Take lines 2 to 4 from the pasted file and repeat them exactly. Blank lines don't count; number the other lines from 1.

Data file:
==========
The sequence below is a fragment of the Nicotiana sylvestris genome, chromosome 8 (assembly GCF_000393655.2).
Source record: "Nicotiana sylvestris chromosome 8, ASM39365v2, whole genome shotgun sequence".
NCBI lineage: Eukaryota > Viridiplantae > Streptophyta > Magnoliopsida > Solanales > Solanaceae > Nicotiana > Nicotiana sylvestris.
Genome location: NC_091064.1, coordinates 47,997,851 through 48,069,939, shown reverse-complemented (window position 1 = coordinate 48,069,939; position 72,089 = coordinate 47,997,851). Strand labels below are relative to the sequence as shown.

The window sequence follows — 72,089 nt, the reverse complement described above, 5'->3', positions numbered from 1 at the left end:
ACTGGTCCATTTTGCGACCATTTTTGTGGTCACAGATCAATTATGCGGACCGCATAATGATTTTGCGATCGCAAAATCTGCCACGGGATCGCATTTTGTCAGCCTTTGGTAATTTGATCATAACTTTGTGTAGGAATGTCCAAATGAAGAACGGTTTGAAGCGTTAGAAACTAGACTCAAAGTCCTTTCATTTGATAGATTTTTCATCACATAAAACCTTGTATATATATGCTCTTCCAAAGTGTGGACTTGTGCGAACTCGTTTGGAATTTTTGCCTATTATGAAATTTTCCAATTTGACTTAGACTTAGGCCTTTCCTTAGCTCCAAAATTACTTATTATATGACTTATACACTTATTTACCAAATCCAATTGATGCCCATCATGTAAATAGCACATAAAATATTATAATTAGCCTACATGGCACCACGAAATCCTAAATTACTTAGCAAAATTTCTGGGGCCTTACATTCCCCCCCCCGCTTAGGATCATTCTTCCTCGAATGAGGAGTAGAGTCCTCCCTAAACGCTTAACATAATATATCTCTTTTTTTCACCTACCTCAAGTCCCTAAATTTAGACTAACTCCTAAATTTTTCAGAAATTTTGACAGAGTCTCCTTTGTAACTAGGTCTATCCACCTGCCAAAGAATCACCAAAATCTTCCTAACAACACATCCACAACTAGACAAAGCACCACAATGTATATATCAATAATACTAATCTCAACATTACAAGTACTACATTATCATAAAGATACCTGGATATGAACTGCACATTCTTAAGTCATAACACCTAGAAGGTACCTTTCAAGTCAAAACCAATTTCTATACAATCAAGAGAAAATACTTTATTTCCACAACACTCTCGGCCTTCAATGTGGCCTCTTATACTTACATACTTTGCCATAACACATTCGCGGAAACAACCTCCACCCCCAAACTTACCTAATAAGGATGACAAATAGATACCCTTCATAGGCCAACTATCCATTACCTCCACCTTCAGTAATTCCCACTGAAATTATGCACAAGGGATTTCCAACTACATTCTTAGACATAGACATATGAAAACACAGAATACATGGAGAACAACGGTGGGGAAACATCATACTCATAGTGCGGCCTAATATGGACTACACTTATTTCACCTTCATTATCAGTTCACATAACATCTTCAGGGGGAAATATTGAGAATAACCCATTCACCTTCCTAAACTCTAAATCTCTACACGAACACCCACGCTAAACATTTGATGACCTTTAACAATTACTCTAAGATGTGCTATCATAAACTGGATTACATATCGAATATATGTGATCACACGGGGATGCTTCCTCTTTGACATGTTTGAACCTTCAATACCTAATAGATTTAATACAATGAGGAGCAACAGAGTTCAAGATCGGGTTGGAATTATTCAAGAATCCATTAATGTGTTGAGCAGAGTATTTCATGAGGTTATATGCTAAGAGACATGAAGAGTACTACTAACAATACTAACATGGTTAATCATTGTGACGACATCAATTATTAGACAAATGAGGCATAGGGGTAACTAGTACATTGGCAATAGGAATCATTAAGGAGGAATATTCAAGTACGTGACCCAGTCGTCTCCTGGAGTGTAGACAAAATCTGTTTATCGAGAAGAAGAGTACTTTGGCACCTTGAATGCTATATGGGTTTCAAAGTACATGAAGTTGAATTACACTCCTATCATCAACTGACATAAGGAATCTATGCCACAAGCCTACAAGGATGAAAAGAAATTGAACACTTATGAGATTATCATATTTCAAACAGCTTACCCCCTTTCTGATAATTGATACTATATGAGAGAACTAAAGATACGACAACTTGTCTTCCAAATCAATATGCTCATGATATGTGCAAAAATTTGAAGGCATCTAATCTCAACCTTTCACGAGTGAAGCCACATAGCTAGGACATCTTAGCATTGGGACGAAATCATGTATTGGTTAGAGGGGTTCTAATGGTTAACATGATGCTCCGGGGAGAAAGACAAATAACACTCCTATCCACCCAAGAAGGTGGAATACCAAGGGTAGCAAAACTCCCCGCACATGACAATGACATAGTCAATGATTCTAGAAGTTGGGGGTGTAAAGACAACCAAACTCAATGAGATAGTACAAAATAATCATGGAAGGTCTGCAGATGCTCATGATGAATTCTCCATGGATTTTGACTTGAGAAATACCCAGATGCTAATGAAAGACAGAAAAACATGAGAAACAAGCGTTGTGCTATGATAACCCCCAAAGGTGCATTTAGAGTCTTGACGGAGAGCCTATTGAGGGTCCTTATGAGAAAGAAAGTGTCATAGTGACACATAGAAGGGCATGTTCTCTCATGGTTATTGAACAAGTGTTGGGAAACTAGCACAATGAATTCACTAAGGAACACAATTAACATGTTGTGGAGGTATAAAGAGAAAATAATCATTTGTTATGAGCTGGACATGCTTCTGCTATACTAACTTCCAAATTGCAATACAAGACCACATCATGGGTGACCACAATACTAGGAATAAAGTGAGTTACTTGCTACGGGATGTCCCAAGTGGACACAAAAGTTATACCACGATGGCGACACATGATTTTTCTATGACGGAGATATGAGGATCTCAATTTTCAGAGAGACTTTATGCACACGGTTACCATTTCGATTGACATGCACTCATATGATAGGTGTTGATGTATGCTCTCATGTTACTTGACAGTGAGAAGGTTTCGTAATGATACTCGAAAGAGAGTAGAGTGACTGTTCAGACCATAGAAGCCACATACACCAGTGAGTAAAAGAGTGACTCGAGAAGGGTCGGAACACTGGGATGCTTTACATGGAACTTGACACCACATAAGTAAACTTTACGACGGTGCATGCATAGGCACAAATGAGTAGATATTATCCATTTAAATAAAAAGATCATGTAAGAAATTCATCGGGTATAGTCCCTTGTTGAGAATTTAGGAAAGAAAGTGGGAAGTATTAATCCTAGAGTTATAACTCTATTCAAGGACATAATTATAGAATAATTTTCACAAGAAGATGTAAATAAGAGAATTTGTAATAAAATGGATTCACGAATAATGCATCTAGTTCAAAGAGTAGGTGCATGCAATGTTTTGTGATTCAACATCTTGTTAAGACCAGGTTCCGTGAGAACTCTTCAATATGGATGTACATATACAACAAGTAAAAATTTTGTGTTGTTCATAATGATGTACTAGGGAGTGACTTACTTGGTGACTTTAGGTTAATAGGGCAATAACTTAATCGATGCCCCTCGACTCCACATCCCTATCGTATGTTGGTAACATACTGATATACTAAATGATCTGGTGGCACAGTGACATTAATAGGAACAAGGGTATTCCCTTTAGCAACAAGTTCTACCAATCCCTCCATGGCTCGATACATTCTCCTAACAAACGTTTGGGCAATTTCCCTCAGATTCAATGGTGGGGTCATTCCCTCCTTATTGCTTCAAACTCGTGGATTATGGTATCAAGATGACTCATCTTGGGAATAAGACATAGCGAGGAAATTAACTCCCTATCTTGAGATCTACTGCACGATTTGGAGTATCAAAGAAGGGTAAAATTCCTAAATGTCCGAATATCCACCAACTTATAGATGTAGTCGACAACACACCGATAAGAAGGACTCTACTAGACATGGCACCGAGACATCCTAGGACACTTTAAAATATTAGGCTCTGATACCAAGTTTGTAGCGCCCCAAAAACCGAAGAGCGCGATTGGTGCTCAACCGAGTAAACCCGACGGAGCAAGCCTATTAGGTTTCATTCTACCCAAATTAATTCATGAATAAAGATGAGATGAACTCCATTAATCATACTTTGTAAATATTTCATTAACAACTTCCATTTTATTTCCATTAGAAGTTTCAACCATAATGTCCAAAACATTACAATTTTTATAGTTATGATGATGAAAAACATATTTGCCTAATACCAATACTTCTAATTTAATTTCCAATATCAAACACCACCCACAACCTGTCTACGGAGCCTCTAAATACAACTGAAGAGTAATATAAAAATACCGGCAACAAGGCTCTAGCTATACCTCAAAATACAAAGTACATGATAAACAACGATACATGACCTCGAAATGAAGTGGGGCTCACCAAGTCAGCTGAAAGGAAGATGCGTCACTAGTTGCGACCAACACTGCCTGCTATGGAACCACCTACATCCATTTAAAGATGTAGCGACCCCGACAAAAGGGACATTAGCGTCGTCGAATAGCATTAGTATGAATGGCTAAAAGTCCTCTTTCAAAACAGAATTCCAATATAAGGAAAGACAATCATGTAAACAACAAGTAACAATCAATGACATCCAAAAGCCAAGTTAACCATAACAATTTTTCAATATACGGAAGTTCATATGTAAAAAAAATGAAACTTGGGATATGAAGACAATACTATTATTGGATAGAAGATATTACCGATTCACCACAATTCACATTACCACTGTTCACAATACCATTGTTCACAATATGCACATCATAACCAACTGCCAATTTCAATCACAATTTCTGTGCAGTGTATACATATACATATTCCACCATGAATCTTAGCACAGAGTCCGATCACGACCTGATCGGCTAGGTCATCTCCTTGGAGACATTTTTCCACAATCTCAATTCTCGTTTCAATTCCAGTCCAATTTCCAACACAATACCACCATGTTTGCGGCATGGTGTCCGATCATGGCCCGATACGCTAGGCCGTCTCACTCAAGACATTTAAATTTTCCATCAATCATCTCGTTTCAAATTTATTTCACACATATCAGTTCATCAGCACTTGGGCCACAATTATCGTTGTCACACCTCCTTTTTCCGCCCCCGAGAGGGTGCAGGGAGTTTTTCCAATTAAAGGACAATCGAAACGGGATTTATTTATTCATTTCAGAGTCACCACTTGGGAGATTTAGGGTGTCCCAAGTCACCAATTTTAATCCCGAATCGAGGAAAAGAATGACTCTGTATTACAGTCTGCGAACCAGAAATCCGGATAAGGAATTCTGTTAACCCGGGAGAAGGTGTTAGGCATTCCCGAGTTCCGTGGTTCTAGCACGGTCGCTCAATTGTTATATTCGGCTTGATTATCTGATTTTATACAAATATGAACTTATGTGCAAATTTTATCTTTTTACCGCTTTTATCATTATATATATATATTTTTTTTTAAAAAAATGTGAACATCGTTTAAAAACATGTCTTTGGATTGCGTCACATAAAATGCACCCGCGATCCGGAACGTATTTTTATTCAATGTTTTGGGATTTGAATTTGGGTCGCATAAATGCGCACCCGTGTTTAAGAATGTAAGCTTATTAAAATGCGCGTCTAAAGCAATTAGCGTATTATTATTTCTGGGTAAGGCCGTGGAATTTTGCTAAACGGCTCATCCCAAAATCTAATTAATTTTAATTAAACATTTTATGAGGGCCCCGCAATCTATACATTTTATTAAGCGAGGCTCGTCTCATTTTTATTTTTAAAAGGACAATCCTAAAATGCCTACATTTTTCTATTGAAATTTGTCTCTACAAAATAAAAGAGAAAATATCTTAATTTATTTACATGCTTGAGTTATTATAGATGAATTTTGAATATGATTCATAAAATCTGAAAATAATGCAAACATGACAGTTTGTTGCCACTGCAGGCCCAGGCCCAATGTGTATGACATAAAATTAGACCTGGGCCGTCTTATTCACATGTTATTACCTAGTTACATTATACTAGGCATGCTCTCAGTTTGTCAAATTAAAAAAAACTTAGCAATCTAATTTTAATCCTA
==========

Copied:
Source record: "Nicotiana sylvestris chromosome 8, ASM39365v2, whole genome shotgun sequence".
NCBI lineage: Eukaryota > Viridiplantae > Streptophyta > Magnoliopsida > Solanales > Solanaceae > Nicotiana > Nicotiana sylvestris.
Genome location: NC_091064.1, coordinates 47,997,851 through 48,069,939, shown reverse-complemented (window position 1 = coordinate 48,069,939; position 72,089 = coordinate 47,997,851). Strand labels below are relative to the sequence as shown.